Victoria Legal Aid confirmed that it does not receive funding to provide any ongoing assistance to people seeking revocation of visa cancellations or merits review in the AAT. Legal Aid NSW presented similar evidence.
A number of witnesses working in the legal sector recommended the provision of legal representation at the early departmental review stage. The Kingsford Legal Centre said this could save significant resources by ensuring the ‘preferable’ decision is made by the Department in the first instance, minimising appeals to the AAT and making the system more efficient.
Ms Er-kai Wang went as far as to say that without any legal advice or representation, applicants are not able to receive a fair hearing at the AAT, making ‘merits review a meaningless and wasteful exercise’ for unrepresented persons.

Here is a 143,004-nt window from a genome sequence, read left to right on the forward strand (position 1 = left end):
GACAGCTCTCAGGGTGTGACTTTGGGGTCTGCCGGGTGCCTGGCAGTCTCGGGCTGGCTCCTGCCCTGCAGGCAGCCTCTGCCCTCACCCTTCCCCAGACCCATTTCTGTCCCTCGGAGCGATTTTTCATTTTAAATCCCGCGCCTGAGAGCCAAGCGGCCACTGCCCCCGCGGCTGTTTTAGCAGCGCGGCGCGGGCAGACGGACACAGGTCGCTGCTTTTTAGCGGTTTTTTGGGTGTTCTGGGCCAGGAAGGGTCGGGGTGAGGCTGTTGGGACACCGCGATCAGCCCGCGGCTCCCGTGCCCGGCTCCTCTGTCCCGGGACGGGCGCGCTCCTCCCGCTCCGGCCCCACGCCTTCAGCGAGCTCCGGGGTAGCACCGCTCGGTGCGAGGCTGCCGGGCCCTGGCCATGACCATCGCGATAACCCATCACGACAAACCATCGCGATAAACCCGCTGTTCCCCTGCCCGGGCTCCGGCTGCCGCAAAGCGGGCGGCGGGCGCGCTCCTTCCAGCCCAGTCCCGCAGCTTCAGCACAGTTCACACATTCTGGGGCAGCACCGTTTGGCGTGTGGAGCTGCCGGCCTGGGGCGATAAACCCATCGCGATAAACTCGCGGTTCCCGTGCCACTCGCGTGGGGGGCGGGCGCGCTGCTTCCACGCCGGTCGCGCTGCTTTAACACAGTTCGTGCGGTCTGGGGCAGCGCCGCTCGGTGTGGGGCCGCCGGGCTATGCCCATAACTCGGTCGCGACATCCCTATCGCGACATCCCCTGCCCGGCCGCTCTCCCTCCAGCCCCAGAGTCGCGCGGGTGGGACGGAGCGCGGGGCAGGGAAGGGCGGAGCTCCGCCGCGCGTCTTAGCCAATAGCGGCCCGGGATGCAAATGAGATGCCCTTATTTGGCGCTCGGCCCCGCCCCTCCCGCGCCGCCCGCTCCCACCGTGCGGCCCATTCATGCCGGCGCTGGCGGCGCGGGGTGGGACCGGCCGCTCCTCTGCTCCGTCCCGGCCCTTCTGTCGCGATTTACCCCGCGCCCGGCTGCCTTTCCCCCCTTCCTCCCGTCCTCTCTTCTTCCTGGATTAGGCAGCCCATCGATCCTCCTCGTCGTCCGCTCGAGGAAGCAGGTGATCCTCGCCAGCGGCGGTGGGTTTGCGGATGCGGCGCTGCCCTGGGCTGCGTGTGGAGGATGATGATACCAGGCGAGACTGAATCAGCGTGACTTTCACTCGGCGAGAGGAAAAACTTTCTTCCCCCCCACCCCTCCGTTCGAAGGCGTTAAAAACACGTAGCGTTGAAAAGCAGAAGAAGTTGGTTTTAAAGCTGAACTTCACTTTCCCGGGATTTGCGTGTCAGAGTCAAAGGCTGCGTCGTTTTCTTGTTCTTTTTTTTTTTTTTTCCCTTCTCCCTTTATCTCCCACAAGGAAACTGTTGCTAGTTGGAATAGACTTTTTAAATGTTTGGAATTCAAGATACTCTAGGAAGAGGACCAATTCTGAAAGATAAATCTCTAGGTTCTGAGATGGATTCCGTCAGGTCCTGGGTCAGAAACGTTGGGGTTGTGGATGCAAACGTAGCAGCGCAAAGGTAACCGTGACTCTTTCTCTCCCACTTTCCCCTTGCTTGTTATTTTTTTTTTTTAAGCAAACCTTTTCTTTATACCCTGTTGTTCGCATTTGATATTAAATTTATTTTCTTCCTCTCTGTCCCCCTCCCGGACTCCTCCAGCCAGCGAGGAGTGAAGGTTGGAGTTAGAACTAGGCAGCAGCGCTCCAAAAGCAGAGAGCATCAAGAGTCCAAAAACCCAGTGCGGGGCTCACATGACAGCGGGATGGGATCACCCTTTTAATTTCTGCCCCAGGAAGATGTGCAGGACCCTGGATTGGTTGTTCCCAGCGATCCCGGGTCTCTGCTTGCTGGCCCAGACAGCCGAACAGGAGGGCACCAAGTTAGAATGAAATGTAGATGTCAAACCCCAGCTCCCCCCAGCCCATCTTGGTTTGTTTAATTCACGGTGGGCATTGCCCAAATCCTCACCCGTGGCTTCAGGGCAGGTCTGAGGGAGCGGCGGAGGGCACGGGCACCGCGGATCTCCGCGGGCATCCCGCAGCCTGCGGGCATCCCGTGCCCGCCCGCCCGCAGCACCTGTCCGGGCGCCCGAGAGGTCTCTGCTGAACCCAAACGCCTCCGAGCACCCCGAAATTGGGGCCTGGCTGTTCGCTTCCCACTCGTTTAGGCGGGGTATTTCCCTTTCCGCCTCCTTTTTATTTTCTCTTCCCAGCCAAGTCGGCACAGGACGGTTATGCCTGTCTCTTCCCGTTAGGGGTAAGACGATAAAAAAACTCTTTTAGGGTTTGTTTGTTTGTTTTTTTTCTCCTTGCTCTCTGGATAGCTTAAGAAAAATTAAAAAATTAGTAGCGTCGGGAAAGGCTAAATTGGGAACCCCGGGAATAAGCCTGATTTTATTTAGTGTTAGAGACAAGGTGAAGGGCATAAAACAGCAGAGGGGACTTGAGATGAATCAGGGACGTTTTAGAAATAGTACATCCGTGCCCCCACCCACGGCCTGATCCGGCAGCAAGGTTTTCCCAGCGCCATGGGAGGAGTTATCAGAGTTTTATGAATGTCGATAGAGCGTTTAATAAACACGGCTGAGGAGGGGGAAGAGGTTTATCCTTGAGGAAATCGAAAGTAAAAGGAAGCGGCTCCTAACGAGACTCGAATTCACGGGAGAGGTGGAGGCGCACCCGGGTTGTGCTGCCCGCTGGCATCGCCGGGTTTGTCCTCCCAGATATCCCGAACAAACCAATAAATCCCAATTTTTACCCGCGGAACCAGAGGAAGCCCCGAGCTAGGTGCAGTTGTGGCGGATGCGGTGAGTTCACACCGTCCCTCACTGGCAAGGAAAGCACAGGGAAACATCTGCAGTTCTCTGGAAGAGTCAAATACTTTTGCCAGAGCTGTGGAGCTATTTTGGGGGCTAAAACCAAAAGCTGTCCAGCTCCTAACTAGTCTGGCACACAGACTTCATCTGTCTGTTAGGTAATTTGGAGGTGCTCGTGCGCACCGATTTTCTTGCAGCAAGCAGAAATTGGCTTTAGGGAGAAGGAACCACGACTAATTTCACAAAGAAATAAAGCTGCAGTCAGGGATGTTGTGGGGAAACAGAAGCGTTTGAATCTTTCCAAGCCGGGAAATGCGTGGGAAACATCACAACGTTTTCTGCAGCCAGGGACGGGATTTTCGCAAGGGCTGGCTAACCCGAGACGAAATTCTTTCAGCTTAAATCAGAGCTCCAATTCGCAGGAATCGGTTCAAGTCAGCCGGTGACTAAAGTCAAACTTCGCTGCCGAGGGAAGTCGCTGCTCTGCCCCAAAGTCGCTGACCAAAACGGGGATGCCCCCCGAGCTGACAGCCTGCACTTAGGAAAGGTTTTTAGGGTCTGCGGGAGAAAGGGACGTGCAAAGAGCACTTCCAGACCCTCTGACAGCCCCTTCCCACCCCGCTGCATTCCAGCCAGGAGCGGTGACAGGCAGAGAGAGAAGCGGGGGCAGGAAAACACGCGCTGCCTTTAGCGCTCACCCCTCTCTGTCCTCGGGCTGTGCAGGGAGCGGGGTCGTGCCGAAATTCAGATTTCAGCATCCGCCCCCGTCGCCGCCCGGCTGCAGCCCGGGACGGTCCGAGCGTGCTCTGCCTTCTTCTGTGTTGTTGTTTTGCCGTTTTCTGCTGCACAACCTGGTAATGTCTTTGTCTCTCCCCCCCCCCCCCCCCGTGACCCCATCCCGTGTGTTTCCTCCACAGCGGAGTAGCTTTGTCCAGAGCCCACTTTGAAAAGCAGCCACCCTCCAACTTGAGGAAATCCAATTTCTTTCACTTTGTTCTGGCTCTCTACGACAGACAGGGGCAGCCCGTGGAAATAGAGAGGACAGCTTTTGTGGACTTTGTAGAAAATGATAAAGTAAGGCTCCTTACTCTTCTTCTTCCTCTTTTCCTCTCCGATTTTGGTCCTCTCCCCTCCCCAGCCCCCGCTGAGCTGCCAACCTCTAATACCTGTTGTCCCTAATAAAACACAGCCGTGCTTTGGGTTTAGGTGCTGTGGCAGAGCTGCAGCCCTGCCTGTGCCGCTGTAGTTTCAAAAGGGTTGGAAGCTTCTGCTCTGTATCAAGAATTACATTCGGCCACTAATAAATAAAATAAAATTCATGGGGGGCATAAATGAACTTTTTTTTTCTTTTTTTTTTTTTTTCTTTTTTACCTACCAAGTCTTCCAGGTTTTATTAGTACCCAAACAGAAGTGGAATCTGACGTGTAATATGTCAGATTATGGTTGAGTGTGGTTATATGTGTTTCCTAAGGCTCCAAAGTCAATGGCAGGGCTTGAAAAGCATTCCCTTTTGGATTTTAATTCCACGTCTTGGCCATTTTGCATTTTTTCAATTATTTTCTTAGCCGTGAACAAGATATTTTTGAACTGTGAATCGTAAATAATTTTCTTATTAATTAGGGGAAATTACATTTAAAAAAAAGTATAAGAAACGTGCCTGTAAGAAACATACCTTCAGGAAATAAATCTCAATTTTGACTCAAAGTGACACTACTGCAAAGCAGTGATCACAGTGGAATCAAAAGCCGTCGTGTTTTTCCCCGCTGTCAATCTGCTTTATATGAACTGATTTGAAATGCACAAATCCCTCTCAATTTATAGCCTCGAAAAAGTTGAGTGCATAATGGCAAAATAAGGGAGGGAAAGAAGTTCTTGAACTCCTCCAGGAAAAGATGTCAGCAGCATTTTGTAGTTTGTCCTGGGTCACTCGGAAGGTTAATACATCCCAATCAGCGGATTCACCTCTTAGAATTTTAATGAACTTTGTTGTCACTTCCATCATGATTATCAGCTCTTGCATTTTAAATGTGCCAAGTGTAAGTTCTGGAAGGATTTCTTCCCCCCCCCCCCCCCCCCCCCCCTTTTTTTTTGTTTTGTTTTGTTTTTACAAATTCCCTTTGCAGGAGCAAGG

The Committee appreciates that legal representation assists non-citizens who are dealing with character cancellations to navigate the system in a more effective and efficient way.
The Committee also appreciates the frustrations of legal assistance organisations who may be providing help to people in section 501 and 116 cases without receiving government funding for this work.
However, it is the Committee’s view that the merits review process in the AAT is designed to be accessible and navigable for unrepresented applicants.
Evidence that 40 per cent of applicants currently represent themselves and that AAT members are accustomed to dealing with self-represented applicants suggests the current arrangements are not causing significant problems or inefficiencies in the system.
Considering the strain already placed on legal aid budgets, the Committee does not support the suggestion that non-citizens affected by character cancellations should have guaranteed access to publically-funded legal assistance.
Detention and non-refoulement